The smallest (in diameter) conventional shaped charge in use by the US Armed Forces that I am aware of is the above M789, which is 30mm with the casing. An arrow shaft is simply not thick enough to allow for a shaped charge placed inside. Additionally, making a shaped charge much longer at a set diameter will not increase the penetrating power of the charge significantly. You could make the whole shaft out of an explosive, but what would really matter for the penetration, and damage done to the target when we've got impact detonation, would be the explosive inside the arrowhead.

Packing explosives all along the shaft might be worthwhile because of area damage with heavy arrows, though -- but when considering the feasibility of shaped charges, it's all about the arrowhead.

The only explosive bullet design that I am aware of that is in use with a military IRL is the .50 BMG MK 211 MOD 0 API "Multipurpose" round, with a projectile weight of 671gr. A design like that only works because you can get it to hit the target at several mach already, and the penetrator itself is very small and dense. No use in an arrow.

QUOTE (Botch)
The reason for the limitation of around 100-125 grains for a standard arrowhead today is a practical use issue.

I already admitted a 300 grain arrowhead even without using particularly powerful bows in my first reply to Apathy, which is why I used the 350-450 grain figure for a shaped charge for an arrow.

QUOTE (Botch)
Frangile explosive fibre/mono-filament shafts

Is the main purpose here only to kill the one target and not do damage to people around? If so, monofilament "fragmentation" is kinda cool. You'd want it inside the enemy, though, because such extremely light and brittle fragments would be rather easily stopped by armor. They'd certainly cut nasty wounds once they get to flesh, though.

QUOTE (Zenmaxer)
A knife stab and the impact of an arrow are not comparable, to be honest. You're dealing in different orders of magnitude.

Not really. NIJ Stab Protection Level III type armor must have less than 20mm penetration from an icepick-like steel spike dropped on it with 48.5 ft-lbs. This page lists the kinetic energy of a 60lbs bow with 500gr arrows at 53.6 ft-lbs. We're definitely in the same energy range here.

The real difference would be that an arrow is a light, fast-moving object, while the ice pick is a heavy, slow-moving object. In this respect, an arrow is much closer to a bullet than a stab. Which is why a vest rated to protect both against handgun bullets and stab wounds would be optimal against an arrow IRL.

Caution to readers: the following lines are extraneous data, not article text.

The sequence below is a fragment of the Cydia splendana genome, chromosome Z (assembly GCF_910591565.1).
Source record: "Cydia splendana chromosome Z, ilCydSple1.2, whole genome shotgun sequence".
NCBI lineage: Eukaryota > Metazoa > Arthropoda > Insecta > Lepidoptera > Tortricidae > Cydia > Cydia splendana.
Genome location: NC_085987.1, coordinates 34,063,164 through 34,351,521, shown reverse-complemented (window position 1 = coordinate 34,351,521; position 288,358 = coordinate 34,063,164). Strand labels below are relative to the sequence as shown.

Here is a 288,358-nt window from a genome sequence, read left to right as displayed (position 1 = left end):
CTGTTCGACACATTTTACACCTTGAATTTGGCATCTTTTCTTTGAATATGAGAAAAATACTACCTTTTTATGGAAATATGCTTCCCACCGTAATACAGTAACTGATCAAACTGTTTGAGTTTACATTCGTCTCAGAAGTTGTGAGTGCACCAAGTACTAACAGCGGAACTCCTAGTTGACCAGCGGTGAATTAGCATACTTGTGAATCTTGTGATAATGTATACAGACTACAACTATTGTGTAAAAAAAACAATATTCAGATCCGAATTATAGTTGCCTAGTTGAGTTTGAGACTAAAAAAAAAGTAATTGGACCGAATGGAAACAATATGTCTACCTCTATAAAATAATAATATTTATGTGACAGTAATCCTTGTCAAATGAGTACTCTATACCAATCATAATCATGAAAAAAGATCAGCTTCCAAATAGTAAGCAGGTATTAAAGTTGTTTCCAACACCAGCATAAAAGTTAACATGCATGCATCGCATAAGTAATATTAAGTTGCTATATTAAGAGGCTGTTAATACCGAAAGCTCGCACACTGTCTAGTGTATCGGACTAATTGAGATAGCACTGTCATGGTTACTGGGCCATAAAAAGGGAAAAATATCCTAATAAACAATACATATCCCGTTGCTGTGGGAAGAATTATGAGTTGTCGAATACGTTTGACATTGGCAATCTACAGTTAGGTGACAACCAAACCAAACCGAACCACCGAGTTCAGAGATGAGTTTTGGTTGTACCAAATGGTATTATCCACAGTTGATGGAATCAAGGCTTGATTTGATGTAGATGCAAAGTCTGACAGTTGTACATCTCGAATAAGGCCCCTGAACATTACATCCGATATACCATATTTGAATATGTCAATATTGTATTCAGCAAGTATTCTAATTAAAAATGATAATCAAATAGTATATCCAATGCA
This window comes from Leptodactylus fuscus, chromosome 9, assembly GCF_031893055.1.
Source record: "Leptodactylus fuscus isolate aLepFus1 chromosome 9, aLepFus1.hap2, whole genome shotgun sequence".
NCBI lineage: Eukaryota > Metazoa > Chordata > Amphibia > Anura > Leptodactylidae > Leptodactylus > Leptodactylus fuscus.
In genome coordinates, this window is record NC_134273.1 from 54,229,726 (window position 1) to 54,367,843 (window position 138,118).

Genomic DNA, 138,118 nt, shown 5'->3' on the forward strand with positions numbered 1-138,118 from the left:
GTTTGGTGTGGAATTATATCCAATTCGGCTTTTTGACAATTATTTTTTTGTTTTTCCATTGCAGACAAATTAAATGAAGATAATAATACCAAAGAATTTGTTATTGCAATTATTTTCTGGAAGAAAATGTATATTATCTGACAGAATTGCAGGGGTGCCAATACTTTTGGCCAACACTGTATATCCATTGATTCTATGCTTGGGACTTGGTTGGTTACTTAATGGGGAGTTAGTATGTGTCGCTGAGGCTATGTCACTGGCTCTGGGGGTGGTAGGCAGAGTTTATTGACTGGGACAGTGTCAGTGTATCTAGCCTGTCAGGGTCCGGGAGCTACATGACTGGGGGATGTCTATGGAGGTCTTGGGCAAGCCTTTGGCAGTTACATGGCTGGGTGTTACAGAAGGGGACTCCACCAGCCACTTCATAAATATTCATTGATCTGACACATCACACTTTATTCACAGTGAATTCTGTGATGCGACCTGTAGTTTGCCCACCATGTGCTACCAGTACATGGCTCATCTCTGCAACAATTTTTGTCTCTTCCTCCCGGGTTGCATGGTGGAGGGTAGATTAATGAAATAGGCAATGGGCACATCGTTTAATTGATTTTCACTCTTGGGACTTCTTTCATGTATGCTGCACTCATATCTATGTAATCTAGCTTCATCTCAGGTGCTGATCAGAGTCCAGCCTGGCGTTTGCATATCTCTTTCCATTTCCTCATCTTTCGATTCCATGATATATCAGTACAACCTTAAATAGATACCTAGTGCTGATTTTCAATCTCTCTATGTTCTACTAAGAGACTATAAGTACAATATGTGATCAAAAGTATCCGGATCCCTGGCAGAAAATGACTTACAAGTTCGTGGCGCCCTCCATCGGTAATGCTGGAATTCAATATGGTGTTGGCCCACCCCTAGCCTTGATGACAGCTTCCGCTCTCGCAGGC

This post has been edited by Austere Emancipator: Sep 22 2004, 01:42 PM
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Zenmaxer
post Sep 22 2004, 02:49 PM
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okay, the issue however is the profile of impact. most bullets have a blunt impact profile, as opposed to the fine edged penetrating edge of the arrow. An ice pick is pretty sharp, sure, but not REALLY sharp, which shifts the distribution of force applied. It's a closer comparision than to a bullet, but it's still pretty far off.

"Is the main purpose here only to kill the one target and not do damage to people around? If so, monofilament "fragmentation" is kinda cool. You'd want it inside the enemy, though, because such extremely light and brittle fragments would be rather easily stopped by armor. They'd certainly cut nasty wounds once they get to flesh, though." That's basically what the obsidian head does when the charge blows.

"As we are definately out-of-canon for obsidian:-

1. The shafts are going to be almost completely unavailable for that poundage bow and should have an insane availablity.
2. The bow would have to be a complete custom-build, normal limb materials cannot contain that much energy.
3. And what facility do you have access to make shafts out of SOTA materials so it doesn't fragment when the head contacts armour and still maintains a narrow diameter? Unless your guy is a troll I can't see have you can maintain arrow weight/stiffness characteristics on a 32"-34" arrow at STR10."

I am using a ranger-x bow, with a legal str min code, so it is actually within the canon. Some way or another there are shafts that can take the stress. How would you calculate the pull for a str 10 min bow? As I understand it, str min is literally the minimum strength to pull the bow, so it would match up. Draw length is an issue though... hmm.. still it looks pretty feasible to design an arrow with a d code.

For the bow limbs, I would use extremely long chain memory polymers braided onto a carbon weave latice. Or something similarly silly and super-techy.

Clearly, given the way ranger-x bows and their arrows scale, shadowrun arrows will go through armor with high str min bows. You'd prolly use the shaft of a ranger x arrow and work from there.

"kinetic energy of a 60lbs bow"
60lbs=27.3kg... so that bow's pull is for whatever reason, probably comparatively tiny, if you wanna go with pure canon measurements.

Let's set out the assumptions... the arrow shaft will likely be at least 1000 grain. the arrow head will probably be 100-300. the arrow length is 30. the draw of the bow is strmin-10. str 10ers have a max lift and hold of around 200kg according to the rules if I remember correctly, so that's our ceiling for the pull. What SHOULD we use?

what if we put a sabot style discarding penetrator on the obsidian head so that we get both a fine point impact and broad head cutting edge..? I think it IS workable.